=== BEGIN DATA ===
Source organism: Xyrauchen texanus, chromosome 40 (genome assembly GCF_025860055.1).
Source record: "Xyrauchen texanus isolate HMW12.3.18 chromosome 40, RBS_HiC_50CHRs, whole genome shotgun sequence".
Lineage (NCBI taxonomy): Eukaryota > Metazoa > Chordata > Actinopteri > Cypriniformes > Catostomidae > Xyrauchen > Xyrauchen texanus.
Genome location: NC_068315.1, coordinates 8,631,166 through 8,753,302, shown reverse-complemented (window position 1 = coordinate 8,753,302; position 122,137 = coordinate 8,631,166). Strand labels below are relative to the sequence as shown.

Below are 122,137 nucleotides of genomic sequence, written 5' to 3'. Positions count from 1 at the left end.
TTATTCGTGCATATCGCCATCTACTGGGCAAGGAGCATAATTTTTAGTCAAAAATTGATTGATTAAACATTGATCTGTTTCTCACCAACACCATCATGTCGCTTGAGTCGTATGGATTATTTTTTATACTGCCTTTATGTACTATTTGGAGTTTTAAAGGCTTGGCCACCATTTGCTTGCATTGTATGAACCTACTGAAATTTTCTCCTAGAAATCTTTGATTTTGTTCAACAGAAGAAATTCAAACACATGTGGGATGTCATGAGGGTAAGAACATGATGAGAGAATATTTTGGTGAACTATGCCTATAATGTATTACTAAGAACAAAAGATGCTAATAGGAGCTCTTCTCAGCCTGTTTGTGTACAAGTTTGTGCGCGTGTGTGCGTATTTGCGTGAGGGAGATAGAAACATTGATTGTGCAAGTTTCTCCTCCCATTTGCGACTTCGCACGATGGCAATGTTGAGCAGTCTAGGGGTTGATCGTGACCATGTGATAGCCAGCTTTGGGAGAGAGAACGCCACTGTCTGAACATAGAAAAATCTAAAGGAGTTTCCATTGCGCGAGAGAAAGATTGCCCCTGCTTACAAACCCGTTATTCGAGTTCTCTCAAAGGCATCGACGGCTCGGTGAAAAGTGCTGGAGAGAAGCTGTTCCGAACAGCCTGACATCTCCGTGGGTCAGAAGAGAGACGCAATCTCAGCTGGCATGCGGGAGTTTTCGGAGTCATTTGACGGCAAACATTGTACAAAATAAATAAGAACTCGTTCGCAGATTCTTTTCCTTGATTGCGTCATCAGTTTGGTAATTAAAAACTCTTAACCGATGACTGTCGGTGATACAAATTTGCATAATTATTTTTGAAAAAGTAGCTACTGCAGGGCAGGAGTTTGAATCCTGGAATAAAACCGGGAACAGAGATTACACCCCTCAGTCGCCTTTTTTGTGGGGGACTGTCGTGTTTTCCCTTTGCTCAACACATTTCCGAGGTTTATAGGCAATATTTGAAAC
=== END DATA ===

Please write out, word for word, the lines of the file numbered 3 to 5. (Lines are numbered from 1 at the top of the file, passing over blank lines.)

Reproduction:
Lineage (NCBI taxonomy): Eukaryota > Metazoa > Chordata > Actinopteri > Cypriniformes > Catostomidae > Xyrauchen > Xyrauchen texanus.
Genome location: NC_068315.1, coordinates 8,631,166 through 8,753,302, shown reverse-complemented (window position 1 = coordinate 8,753,302; position 122,137 = coordinate 8,631,166). Strand labels below are relative to the sequence as shown.

Below are 122,137 nucleotides of genomic sequence, written 5' to 3'. Positions count from 1 at the left end.